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Friday, 11 January, 2002, 16:35 GMT
Tight security as schools reopen
Parent and child make their way to Holy Cross primary school
Pupils made their way to Holy Cross school
Pupils have returned to all the schools affected by two days of sectarian violence in north Belfast.

Serious rioting on Thursday night left 31 police officers and three soldiers injured.

Clashes between nationalists and loyalists had affected a number of schools in the Ardoyne, Ballysillan and Ligoneil areas.

Catholic parents and children made their way to Holy Cross Girls primary through the Protestant Glenbryn area amid tight security on Friday morning.

But there was no resumption of the protest by loyalist residents.

This was never a dispute this week about Holy Cross

Billy Hutchinson

North Belfast Progressive Unionist assembly member Billy Hutchinson said fears that the loyalist protest would resume were unfounded.

"This was never a dispute this week about Holy Cross.

"It was a sectarian attack from nationalists into a loyalist community and, all of a sudden, the school and the media decided to turn it into a Holy Cross dispute," he said.

School disruption

The school, where sectarian protests flared last September, closed on Wednesday after trouble erupted in the area, prompting violent riots.

On Thursday, a group of men entered Our Lady of Mercy Catholic secondary school and smashed 17 vehicles in the car park as pupils looked on.

Pupils at the Boys' and Girls' Model secondary schools had to be taken home in police Land Rovers over concerns for their safety.

Click here for a map of where the rioting took place

The moderator of the Presbyterian Church in Northern Ireland visited the Boys' and Girls' Model schools on Friday.

riot scene
Cars were set alight in the street by rioters

Dr Alistair Dunlop said life in the area had to continue as normal.

"I think it's important that we all do what we can to keep thinks normal so that we can begin to move through this."

Brendan Mailey, of the Catholic Right to Education Group, said the absence of a protest at Holy Cross could help diffuse the situation.

Anne Bill, a spokeswoman for the Loyalist Concerned Residents of Upper Ardoyne, said there were positive signs.

Pitched battles

Nationalist and loyalist communities have blamed each other for the two nights of rioting, but youths from both sides were out in force.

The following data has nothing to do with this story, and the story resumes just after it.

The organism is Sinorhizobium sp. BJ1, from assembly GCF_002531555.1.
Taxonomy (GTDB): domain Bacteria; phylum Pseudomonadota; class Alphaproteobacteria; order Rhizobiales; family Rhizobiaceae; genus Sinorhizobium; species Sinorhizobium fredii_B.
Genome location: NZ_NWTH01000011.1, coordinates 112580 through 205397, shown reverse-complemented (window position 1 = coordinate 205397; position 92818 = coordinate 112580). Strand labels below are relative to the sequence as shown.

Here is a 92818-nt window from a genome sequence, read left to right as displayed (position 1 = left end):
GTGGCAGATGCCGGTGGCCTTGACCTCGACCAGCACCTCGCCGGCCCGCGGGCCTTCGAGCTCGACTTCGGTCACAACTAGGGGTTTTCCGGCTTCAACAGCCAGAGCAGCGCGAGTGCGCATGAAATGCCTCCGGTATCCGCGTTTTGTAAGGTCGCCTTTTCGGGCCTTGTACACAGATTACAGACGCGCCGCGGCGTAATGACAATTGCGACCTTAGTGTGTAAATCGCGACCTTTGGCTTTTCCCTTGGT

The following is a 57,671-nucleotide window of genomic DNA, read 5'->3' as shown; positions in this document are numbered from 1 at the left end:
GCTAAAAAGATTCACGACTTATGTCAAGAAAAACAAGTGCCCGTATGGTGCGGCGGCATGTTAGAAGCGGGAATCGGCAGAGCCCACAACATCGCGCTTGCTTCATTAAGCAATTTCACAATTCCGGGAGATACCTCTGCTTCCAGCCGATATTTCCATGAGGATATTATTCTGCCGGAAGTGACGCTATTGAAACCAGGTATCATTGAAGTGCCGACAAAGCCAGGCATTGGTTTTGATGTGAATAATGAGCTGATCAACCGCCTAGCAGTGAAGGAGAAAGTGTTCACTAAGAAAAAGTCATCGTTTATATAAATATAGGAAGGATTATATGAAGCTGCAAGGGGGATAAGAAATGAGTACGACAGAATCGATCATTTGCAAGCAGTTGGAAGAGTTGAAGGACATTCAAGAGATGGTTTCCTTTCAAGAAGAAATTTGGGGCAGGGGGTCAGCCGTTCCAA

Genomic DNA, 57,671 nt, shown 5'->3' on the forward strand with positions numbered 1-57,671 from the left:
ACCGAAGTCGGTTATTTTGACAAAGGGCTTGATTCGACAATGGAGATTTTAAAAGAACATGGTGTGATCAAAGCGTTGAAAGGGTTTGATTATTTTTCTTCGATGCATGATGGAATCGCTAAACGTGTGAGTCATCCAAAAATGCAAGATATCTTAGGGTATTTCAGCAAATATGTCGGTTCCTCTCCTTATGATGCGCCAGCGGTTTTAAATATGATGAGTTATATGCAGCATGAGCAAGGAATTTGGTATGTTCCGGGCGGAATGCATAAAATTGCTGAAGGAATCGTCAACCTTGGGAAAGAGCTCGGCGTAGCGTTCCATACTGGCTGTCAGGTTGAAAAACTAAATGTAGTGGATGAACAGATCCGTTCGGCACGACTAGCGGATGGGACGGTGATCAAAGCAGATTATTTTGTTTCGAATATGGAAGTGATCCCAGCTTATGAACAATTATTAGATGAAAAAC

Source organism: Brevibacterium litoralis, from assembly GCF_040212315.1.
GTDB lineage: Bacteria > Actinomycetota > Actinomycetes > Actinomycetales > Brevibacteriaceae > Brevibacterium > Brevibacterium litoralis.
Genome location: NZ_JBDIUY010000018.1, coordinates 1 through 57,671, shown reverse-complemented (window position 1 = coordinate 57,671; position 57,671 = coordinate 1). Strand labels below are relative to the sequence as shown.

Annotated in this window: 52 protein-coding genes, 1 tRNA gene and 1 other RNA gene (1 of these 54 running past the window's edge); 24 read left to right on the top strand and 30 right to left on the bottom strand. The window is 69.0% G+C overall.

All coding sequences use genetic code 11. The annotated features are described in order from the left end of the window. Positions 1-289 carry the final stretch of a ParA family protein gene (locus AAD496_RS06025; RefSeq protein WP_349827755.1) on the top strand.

On Thursday night, hundreds of nationalist and loyalist youths confronted security forces, launching waves of attacks with petrol bombs, fireworks, bottles and blast bombs.

P> Police fired seven plastic bullets at the crowds during pitched battles in Ardoyne.

Nearby, about 60 loyalists confronted troops at Twaddell Avenue where a soldier was injured by an acid bomb.

He was treated at the scene and returned to duty shortly afterwards. One police officer was kept in hospital overnight after suffering concussion but was later discharged.

Meanwhile, rioters from both sides clashed in the Whitewell area of north Belfast as police were dealing with the trouble in Ardoyne.

Education Minister Martin McGuinness will discuss the situation in a meeting with Belfast Education and Library Board on Friday.

He said teachers were doing "heroic work against a terrible backdrop".

North Belfast MP Nigel Dodds said he hoped a community forum proposed last year, which has not yet formally met, could help solved the problem.

He said: "The vast majority of people, on both sides, do not want to see this trouble on our streets."

Meanwhile, the Irish Congress of Trade Unions met senior police officers on Friday to discuss the school attacks.

Spokesman Tom Gillen said ICTU would also be meeting with members of the teaching and other public sector unions next week.

Back to the story
The BBC's Kevin Connolly
"The atmosphere remains sour and angry"
SDLP deputy leader Brid Rogers
"There is the potential for stability"
Ruth Leitch, educational psychologist
"(In the past) schools have been viewed by children and adults and teachers alike as a safe haven"
Director of Democratic Dialogue Robin Wilson
"Everybody has got a story about how the riots started"

NI riots
Are children being used as political pawns?
See also:

11 Jan 02 | Education
Belfast school's story
10 Jan 02 | Northern Ireland
School talks follow riots
10 Jan 02 | Northern Ireland
Cars attacked at Catholic school
10 Jan 02 | Northern Ireland
Footpath row 'led to riots'
10 Jan 02 | Northern Ireland
North Belfast's streets of hatred
10 Jan 02 | Northern Ireland
Q&A: Violence in north Belfast
09 Jan 02 | Northern Ireland
Rioting follows NI school dispute
10 Jan 02 | Northern Ireland
Head to Head: Riots in Ardoyne Road
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